On Constitution Day, the document lives on in political debates

In many ways, views about the Constitution are reflected in the debate over how President Obama is handling the issues of the day.

By , Staff writer

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    In this April 22 file photo, the White House, Washington Monument and Jefferson Memorial are seen in Washington.
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There aren’t fireworks or turkey, but Thursday is Constitution Day.

Two hundred twenty-two years ago, George Washington and the gang argued their way to the Constitution’s approval, causing Ben Franklin to sigh, “It’s a republic, if you can keep it.”

This old piece of parchment defines the limits of federal government and guarantees the self-determination of its citizen benefactors. But make no mistake: Although those ideas have been around for a while, they’re very much alive today – and part of current heated debates.

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This summer has put America's "owner's manual" to the test. Government reforms, bailouts, Second Amendment rights, and the quarrel over White House “czars” all touch on constitutional points. And in many ways, the debate revolves around how President Obama has handled the issues of the day.

In the eyes of many liberals, Obama is expanding the Constitution’s notions of “general welfare” for the common good. For conservatives, Obama’s initiatives amount to one of the greatest challenges to the Founders’ intent to limit the scope of federal government.

The philosophical battle under way may even come to define the Obama presidency.

“It’s in our national psyche basically, after so many years of fighting communism and socialism and collectivism, to have someone in such a prominent position proposing things that, while not socialist, have the same feel – a common good, greater welfare of all people,” says Michael Boldin, director of the Tenth Amendment Center, which espouses limited federal government. “When people hear that, there’s a natural resistance to it.”

Liberal groups have begun to refer to people drifting to federalist ideals as “tenthers” for focusing on the 10th Amendment directive that all powers not granted to the federal government were reserved to the states or the people.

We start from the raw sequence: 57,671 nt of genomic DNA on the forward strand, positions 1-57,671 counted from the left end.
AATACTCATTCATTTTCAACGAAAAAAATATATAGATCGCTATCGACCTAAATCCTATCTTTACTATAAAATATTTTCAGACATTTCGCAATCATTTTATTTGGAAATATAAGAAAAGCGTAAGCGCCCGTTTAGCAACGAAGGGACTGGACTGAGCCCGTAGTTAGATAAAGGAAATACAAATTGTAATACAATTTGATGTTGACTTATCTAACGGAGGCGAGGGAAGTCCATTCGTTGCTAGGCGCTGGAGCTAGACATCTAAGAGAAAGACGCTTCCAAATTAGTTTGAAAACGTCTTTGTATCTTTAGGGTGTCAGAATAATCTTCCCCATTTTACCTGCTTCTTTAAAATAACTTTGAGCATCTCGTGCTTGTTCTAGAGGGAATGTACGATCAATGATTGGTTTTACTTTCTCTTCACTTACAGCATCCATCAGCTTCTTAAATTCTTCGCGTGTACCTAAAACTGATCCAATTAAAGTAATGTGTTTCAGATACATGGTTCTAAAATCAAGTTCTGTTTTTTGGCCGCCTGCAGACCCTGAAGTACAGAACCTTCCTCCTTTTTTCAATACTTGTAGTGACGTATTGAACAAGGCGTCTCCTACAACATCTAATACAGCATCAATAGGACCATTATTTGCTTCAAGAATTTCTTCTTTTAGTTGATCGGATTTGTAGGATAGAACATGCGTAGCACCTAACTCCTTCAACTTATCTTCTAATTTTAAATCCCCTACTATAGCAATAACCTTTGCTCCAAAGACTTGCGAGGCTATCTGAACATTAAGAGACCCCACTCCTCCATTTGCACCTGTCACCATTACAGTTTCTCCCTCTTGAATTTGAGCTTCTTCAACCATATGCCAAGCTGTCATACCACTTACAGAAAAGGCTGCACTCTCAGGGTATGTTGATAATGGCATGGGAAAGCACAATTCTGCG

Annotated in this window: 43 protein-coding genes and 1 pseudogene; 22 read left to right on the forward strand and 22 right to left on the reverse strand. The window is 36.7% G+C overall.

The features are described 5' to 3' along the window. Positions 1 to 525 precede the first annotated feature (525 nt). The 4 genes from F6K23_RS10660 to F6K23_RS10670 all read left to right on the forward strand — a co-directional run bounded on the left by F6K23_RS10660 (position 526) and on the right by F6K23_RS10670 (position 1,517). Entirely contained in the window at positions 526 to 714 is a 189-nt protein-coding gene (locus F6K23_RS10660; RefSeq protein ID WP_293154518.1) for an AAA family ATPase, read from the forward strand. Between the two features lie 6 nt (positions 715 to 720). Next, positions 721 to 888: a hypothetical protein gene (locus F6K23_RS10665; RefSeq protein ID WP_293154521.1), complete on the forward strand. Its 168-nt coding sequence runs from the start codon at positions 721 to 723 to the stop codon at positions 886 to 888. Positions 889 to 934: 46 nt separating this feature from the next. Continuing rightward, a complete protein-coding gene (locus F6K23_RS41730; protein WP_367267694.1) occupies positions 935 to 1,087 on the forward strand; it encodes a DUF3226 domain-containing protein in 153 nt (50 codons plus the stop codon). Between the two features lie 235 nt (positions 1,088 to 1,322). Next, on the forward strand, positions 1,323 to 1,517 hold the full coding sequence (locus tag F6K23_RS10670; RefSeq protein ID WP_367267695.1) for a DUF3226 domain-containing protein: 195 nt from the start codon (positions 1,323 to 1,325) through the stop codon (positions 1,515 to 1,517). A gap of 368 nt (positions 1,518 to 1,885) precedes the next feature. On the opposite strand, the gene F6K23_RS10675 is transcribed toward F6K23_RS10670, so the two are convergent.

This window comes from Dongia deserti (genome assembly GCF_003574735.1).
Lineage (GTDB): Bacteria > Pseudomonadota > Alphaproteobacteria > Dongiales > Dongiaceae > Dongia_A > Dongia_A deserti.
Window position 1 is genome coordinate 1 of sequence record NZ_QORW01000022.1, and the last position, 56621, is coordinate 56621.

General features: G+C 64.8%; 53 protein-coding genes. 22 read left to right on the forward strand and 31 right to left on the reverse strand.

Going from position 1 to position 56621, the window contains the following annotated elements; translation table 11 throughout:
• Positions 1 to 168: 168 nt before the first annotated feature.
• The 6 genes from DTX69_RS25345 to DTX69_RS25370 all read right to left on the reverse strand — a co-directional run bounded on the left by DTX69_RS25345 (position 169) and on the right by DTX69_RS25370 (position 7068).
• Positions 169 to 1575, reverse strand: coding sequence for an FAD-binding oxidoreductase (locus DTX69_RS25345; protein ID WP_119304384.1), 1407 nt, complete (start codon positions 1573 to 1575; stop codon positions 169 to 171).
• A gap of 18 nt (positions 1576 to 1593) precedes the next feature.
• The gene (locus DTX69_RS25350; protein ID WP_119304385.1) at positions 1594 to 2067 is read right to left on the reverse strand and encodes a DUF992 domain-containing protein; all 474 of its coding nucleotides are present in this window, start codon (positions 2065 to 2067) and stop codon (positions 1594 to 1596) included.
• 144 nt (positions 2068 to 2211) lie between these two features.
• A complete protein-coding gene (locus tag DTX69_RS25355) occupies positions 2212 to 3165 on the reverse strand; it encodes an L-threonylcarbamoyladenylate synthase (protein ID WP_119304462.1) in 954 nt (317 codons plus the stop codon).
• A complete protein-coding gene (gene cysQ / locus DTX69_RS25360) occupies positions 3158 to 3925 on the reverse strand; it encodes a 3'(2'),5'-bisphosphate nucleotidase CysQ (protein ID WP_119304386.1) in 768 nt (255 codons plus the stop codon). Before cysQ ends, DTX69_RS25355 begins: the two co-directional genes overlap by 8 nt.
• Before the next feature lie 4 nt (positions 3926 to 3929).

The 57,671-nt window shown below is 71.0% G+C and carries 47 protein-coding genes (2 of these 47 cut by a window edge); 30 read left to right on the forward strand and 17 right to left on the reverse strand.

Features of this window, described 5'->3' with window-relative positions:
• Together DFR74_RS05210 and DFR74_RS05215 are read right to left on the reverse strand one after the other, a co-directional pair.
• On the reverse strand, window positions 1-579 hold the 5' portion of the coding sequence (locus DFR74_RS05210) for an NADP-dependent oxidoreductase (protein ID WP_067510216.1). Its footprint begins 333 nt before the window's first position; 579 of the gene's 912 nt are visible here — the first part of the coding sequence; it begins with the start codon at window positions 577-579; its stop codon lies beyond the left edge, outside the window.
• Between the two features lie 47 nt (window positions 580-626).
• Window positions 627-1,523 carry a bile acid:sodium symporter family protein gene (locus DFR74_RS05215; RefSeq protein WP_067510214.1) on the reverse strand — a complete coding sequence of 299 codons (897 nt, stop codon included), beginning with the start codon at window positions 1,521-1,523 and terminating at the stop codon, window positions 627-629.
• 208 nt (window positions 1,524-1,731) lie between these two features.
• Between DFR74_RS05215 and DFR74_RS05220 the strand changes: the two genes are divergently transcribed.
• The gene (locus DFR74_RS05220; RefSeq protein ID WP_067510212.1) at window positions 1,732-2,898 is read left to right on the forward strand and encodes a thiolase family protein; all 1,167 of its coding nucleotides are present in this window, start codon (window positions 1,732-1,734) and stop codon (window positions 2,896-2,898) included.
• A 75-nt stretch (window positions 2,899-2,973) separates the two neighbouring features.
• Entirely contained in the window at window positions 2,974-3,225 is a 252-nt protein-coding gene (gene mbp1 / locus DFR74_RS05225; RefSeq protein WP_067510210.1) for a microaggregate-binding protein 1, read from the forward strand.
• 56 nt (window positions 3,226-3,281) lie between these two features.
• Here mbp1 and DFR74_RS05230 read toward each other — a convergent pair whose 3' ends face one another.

“Such retreat to fringe constitutional theories is one of the right’s favorite tactics during times of historic upheaval,” writes Ian Millhiser in a recent issue of the liberal American Prospect magazine.

To be sure, thanks to slavery being settled, the rhetorical stakes today aren’t nearly as high as in the mid-1800s.

But to disregard the debate is also a mistake, experts say. A Zogby poll released this week finds that 35 percent of Americans could see secession as an acceptable solution to the nation’s problems versus 50 percent strongly opposing it – an affirmation, in the view of social psychologist Thomas Pettigrew at the University of California-Santa Cruz, that the president has “lost” a large percentage of the population.

In “The Audacity of Hope,” Obama writes that the constitutional documents “seem so incredibly right that it’s easy to believe they are the result of natural law if not divine inspiration.”

But he also sides with the view that the Constitution “is not a static but rather a living document, and must be read in the context of an ever-changing world,” pointing to how the 14th Amendment, in its original wording, would allow discrimination on the basis of gender and race.

Critics say Obama’s open-ended view could ultimately doom the former constitutional law professor's agenda.

“President Obama has no apparent sense of the limits of what he can and should do – and that will reduce his effectiveness in addressing those issues within his clear authority,” wrote the libertarian Cato Institute’s William Niskanen after Obama’s inauguration speech in January.

But as the debate goes on about the direction of the country, many Americans ultimately see Constitution Day as an affirmation of the American experiment, and the tenacity – and, yes, “audacity” – of a nation free to debate its future and glean hope from its past.

“This idea of historic things that happen overshadows the fact that this document just plugs on and on and that we just expect it to work,” says Sally Rider, director the Rehnquist Center in Tucson, Ariz. “We have grown to expect that, and that’s remarkable, and I think it would have been remarkable to the founders.”

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